The following gives an overview of my beliefs about what it is to live an ethical life. At no point do I defend the beliefs or elaborate in sufficient detail to really persuade, I am simply trying to state them roughly and indicate how they interrelate. Often the claims are more an expression of mood or sentiment than anything to be taken too literally. Even the citations are not generally to defences of the views they are attached to, and in some cases the author’s views may be opposed to mine. Rather, at some point in writing this the bibliography became something like an intellectual auto-biography. The citations are thus to indicate pieces on the topic in question, which I have at some point over many years I read at least part of, and which made a noticeable impression on me. My views on ethics are not especially interesting, novel, or coherent. I imagine this document will mainly be of interest to me, but I share it on the encouragement of friends. I intend to return to this at some point and make the writing more aesthetically pleasing.
    Found 2 days, 14 hours ago on Liam Kofi Bright's site
  23. 223292.829605
    What is a natural kind? This old yet lasting philosophical question has recently received new competing answers (e.g., Chakravartty, 2007; Magnus, 2014; Khalidi, 2013; Slater, 2015; Ereshef-sky & Reydon, 2015). We show that the main ingredients of an encompassing and coherent account of natural kinds are actually on the table, but in need of the right articulation. It is by adopting a non-reductionist, naturalistic and non-conceptualist approach that, in this paper, we elaborate a new synthesis of all these ingredients. Our resulting proposition is a multiple-compartment theory of natural kinds that defines them in purely ontological terms, clearly distinguishes and relates ontological and epistemological issues —more precisely, two grains of ontological descriptions and two grains of explanatory success of natural kinds—, and which sheds light on why natural kinds play an epistemic role both within science and in everyday life.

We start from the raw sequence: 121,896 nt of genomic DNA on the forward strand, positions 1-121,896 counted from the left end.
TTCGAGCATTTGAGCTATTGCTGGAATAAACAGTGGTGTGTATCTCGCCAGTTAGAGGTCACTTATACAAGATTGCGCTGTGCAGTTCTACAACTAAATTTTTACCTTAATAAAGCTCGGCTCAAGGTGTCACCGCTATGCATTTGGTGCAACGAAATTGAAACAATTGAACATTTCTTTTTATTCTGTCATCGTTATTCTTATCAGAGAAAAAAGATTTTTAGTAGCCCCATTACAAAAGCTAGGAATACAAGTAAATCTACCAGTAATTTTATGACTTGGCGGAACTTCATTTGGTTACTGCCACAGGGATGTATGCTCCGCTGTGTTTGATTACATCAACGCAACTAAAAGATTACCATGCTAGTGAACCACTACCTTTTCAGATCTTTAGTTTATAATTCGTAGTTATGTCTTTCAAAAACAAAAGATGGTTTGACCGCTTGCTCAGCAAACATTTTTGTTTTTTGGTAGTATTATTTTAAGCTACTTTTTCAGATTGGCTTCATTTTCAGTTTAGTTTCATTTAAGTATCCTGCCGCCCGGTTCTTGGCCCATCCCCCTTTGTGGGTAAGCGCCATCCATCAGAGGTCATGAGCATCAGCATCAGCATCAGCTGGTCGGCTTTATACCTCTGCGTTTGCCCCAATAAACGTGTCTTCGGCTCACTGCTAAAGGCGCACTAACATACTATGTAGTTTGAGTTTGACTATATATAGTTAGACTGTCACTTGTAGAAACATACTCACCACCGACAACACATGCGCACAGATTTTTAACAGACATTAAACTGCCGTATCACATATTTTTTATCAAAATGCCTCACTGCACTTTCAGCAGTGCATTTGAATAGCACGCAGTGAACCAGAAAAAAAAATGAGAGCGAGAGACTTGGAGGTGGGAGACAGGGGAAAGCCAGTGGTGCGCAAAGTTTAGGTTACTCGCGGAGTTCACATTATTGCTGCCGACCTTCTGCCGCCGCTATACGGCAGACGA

Found 2 days, 14 hours ago on PhilSci Archive
  24. 223352.829619
    After the rise of Darwin’s theory of evolution it seemed that the much-feared ghost of traditional essentialism had disappeared from biology. However, developments of the last century in analytic metaphysics (Kripke, Putnam, Wiggins) appear to have resurrected the Aristotelian monster in various forms. The aim of this paper is to investigate the revival of the essentialist doctrine as applied to biological species, namely the thesis that organisms belong to a particular natural kind in virtue of possessing certain essential properties, and examine to what extent these new biological essentialisms are sustainable. For this purpose, I intend to analyze these proposals in both their forms, relational essentialism (Okasha, LaPorte) and intrinsic essentialism (Devitt), and confront them with their main anti-essentialist criticisms.
    Found 2 days, 14 hours ago on PhilPapers
  25. 223402.829633
    There is a rich and growing philosophical literature on humility and modesty, but, as Sara Rushing observes, “a fair number of professional philosophers … conflate humility with modesty without critically reflecting on the implications of treating the two terms as equivalent.” This conflation is unsurprising, because in ordinary language the terms are often used synonymously and interchangeably. Nonetheless, the concepts are distinct. Rushing herself does not do the work to distinguish between the concepts of humility and modesty, but her reflection on humility in Christian and Confucian traditions does gesture at the difference that I will argue for: Humility is internal; it is a matter of thought and feeling. Modesty is external; it is a matter of expression. The term ‘humility’ is etymologically connected with the Latin humus, meaning earth or soil. Although it can have connotations of lowliness, the concept of humility is perhaps better understood as being “down to earth” in one’s perspective. The term ‘modesty’ comes from the Latin modestia and connotes moderation, propriety, and correctness of conduct, which, as we will see, is appropriate to the concept of modesty.